Photo by Kathleen Barry, United Methodist Communications
Judicial Council 2016-2020
Members of the 2016-2020 Judicial Council. (From left) Front: Ruben T. Reyes, N. Oswald Tweh Sr., the Rev. Luan-Vu Tran. Back row: Deanell Reece Tacha, Lídia Romão Gulele, the Rev.Øyvind Helliesen, the Rev. Dennis Blackwell, and the Rev. J. Kabamba Kiboko. (Not pictured, Beth Capen)
Groups and individuals who either support or reject The United Methodist Church's stance on homosexual practice as "incompatible with Christian teaching" are gearing up for the April 25-28 session of the denomination's "high court," the Judicial Council.
Three of the seven items on the Judicial Council's spring docket deal directly with church rules that ban "self-avowed practicing homosexuals" from serving as ordained clergy. The most high-profile complaint pits one U.S. jurisdiction against another over the election of an openly lesbian clergywoman as a bishop.
The South Central Jurisdiction brought a complaint last summer against the Western Jurisdiction's election of Bishop Karen Oliveto, who has been consecrated a bishop and currently serves in the Denver-based Mountain Sky Area, encompassing the Rocky Mountain and Yellowstone annual conferences. The South Central Jurisdiction complaint is the first item on the council's Spring 2017 docket.
While the South Central complaint doesn't involve Bishop Oliveto directly, the Judicial Council's ruling will affect her continued service as a resident episcopal leader. The denomination's "high court" has deemed the issue significant enough to hold a rare open hearing on the matter.
According to a press release from the Council, an oral hearing will begin at 9 a.m. (EDT) on April 25 at the Newark Penn Station Hilton Hotel, 1048 Raymond Boulevard, Newark, N.J. Otherwise, the Council's deliberations are closed. "The Council has secured the largest available room in order to offer hospitality to the greatest extent possible for those who wish to observe," the press release said.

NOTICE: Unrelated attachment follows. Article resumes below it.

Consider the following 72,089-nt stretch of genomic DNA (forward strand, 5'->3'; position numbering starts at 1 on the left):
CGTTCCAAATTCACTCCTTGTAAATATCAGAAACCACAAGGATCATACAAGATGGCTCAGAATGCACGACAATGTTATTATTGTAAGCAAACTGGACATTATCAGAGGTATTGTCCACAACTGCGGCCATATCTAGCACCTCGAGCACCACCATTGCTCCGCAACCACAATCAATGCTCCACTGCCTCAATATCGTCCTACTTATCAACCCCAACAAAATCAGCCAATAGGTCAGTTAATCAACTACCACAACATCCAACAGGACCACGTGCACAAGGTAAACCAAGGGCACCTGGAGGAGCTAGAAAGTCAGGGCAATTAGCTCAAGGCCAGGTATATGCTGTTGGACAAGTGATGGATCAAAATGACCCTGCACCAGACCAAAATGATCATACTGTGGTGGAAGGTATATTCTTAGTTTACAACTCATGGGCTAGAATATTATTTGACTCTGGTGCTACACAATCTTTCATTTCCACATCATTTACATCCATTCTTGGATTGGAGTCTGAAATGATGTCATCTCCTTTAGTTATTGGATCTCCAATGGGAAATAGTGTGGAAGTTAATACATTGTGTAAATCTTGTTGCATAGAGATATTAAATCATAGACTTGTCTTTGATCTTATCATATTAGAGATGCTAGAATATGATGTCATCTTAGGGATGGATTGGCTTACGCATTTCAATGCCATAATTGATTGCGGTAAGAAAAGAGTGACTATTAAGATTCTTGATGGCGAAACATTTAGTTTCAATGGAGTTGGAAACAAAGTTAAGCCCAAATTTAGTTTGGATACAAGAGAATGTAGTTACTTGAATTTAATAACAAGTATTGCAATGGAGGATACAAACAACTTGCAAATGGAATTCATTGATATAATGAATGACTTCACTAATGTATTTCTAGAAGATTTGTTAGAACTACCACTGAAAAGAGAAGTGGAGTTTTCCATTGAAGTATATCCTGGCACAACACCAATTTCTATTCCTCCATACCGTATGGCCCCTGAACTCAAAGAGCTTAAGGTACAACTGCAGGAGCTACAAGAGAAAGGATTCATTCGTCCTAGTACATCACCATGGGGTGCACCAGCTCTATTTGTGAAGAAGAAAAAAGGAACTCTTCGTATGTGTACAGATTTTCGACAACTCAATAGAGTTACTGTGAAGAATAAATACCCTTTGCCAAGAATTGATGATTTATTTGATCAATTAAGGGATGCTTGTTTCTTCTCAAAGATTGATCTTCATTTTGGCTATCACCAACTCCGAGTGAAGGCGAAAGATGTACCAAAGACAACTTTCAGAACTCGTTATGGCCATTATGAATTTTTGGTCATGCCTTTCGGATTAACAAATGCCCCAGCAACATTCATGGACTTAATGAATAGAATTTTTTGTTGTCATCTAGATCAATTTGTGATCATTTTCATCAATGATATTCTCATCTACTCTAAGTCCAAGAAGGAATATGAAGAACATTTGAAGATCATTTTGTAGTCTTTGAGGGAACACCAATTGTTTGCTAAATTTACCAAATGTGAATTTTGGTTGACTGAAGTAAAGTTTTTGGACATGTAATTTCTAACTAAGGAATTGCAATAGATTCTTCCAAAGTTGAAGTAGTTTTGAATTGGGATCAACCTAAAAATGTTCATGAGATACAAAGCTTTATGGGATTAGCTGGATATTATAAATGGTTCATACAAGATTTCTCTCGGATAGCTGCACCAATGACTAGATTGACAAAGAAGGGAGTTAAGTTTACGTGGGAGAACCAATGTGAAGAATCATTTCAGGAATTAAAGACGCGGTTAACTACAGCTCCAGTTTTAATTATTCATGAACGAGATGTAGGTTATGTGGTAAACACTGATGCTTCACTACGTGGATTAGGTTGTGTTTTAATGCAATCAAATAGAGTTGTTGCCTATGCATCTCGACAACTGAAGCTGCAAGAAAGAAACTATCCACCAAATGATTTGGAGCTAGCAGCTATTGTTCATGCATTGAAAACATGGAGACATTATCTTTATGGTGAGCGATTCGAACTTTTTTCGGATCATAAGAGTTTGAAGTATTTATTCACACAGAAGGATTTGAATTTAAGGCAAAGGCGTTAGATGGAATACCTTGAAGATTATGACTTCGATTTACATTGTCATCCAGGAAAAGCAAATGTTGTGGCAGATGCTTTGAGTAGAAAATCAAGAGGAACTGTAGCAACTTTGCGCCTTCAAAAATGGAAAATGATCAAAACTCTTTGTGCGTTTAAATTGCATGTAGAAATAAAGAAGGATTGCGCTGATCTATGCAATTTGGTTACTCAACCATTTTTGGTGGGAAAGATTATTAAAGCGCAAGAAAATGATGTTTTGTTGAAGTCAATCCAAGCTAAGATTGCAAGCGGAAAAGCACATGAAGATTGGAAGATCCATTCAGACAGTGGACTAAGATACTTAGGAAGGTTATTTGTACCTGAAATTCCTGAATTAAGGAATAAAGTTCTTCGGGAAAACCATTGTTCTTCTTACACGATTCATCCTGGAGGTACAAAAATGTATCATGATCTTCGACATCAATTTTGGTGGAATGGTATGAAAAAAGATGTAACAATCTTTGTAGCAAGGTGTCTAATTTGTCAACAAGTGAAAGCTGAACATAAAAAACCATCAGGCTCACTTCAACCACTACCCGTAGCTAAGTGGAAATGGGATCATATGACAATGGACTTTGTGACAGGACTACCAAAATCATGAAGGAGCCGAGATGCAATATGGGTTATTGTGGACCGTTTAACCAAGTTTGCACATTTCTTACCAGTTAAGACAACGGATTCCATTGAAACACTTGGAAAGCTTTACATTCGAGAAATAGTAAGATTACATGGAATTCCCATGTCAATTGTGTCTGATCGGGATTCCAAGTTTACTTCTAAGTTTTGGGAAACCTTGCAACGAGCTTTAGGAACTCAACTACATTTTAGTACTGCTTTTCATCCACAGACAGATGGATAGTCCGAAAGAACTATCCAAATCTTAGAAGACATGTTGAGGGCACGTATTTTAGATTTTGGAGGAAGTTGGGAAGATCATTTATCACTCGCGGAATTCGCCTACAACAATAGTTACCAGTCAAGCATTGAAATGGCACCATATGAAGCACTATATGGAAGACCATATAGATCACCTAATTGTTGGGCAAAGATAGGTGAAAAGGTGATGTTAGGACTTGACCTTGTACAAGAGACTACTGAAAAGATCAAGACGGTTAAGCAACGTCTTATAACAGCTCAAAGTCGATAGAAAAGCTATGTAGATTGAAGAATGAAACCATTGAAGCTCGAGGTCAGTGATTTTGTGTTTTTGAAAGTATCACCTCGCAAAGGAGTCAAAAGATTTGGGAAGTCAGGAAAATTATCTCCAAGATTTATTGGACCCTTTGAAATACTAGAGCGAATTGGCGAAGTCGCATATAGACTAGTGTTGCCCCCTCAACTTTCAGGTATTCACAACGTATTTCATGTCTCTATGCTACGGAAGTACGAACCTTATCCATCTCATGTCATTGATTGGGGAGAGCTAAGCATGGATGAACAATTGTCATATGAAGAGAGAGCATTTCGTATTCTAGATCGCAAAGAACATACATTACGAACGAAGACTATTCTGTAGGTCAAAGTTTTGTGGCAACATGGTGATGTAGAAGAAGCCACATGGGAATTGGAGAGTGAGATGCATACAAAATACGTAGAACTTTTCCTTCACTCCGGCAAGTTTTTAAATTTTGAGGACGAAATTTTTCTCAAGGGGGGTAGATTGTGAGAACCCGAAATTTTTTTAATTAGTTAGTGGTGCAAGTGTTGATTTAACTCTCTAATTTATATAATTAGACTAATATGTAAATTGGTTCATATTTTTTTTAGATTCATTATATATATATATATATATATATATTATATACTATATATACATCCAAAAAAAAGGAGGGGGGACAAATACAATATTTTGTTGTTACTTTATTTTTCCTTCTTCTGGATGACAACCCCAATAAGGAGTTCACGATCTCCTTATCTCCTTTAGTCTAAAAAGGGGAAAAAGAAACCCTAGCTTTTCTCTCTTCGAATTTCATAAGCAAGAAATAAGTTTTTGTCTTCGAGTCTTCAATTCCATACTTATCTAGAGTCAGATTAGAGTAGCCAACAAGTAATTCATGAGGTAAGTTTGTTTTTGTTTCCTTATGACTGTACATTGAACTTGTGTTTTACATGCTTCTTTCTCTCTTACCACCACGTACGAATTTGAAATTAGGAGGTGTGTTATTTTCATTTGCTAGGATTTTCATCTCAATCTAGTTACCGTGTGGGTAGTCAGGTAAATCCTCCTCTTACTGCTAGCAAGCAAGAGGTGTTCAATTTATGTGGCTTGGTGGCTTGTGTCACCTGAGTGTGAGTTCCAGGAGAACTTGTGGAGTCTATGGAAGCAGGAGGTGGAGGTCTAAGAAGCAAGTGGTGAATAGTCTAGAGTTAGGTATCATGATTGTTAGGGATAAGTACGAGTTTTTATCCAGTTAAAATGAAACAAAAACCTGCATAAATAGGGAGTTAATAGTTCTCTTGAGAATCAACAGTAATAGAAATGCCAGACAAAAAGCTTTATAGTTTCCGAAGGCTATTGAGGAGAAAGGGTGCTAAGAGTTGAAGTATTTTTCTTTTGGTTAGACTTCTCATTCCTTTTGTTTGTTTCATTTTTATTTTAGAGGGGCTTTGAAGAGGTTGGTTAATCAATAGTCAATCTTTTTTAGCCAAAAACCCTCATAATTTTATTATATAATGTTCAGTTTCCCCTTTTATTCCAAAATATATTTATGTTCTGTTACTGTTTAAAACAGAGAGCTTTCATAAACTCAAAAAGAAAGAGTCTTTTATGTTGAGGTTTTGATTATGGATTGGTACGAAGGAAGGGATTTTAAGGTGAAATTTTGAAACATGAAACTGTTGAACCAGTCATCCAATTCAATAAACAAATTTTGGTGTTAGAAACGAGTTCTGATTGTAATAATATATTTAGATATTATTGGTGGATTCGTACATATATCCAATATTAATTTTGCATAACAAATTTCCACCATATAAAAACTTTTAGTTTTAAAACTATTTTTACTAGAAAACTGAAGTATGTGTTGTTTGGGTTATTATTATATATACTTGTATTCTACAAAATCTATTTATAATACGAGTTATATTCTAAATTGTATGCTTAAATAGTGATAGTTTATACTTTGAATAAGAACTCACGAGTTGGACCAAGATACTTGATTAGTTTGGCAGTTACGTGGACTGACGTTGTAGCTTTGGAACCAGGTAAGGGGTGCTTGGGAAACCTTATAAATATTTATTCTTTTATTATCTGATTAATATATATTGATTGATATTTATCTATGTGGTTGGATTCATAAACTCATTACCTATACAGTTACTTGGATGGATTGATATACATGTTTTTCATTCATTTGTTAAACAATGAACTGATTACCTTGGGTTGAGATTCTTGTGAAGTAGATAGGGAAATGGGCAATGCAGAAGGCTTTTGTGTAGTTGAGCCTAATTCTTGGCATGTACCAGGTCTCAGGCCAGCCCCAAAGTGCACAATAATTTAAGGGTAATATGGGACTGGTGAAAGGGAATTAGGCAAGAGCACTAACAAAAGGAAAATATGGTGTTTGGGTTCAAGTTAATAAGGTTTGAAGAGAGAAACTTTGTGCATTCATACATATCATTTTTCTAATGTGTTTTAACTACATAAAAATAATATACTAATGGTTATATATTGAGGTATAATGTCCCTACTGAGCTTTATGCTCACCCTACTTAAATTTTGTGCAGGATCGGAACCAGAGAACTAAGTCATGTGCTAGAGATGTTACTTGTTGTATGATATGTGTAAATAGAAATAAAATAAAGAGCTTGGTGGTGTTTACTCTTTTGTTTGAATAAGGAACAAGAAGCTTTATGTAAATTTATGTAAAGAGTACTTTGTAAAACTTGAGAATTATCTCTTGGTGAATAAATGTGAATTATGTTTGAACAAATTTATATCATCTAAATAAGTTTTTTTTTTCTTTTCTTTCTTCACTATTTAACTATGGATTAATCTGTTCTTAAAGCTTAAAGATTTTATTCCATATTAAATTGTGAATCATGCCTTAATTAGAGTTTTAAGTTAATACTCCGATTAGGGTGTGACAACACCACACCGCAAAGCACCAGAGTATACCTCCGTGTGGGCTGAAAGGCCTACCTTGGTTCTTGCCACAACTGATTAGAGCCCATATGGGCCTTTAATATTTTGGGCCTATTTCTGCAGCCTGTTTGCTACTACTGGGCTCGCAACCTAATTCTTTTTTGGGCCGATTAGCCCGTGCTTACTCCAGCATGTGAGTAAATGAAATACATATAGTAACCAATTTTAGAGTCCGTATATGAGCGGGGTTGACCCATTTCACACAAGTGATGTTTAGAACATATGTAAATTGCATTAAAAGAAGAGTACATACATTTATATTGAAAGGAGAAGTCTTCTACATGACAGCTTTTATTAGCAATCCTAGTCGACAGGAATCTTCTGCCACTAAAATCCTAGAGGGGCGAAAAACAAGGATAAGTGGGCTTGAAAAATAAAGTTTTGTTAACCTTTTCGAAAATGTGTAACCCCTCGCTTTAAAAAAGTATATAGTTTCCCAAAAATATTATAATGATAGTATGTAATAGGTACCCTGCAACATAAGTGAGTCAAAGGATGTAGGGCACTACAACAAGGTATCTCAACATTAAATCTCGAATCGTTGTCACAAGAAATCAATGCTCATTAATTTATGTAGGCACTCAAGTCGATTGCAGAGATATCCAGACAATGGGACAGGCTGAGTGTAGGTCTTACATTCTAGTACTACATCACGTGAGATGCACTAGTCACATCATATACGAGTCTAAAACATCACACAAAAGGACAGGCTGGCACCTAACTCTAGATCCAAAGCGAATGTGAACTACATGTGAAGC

Representatives of Dixie Brewster, the South Central Jurisdiction delegate who brought the complaint, will have 60 minutes to present arguments, followed by 15 minutes of questions from the Judicial Council. Then representatives of the Western Jurisdiction College of Bishops, which accepted, consecrated and assigned Bishop Oliveto, will have 60 minutes for a arguments, followed by another 15-minute question session with Council members.
Outside the hearing, several advocacy groups that favor inclusion of LGBTQ people in United Methodist membership and leadership are expected to demonstrate their support for changing the church's stance.
As of April 20, no conservative groups had announced plans to demonstrate at the Judicial Council hearing. The Rev. Thomas Lambrecht, executive director of the Good News evangelical caucus, was on vacation and unavailable to answer an email inquiry from United Methodist Insight. Good News Magazine, the voice of the unofficial caucus, published a wrap-up in its March 2017 issue supporting Ms. Brewster's complaint.
The Rev Jeff Greenaway, a spokesman for the Wesleyan Covenant Association, a newly organized conservative organization, responded to Insight's inquiry.
"No, the Wesleyan Covenant Association will not be advocating for or participating in any demonstrations at the Judicial Council," Rev. Greenaway wrote. "That would not be our style.
"We will not be issuing any statements prior to the Judicial Council meeting or their decision, but will likely issue a statement on the decision when it is announced."
LGBTQ advocacy groups that have announced their intentions to demonstrate are Reconciling Ministries Network, Methodist Federation for Social Action (MFSA), a New York-based group Methodists in New Directions (MIND) and a group formed in the past year, United Methodist Queer Clergy Caucus.
Reconciling Ministries has announced plans to livestream the demonstrations outside the Judicial Council meeting. Judicial Council rules forbid any video or audio recording or social media distribution from its open hearings.
No Such Law
Reconciling Ministries has called for its network communities to join in worship around a theme, #NoSuchLaw, on Sunday, April 23. The observance is based on Galatians 5:22-23, contending that there's "no such law" against the fruits of the Spirit typically demonstrated by LGBTQ Christians. A toolkit for the observance is available online.
Cynthia B. Astle serves as Editor and Founder of United Methodist Insight.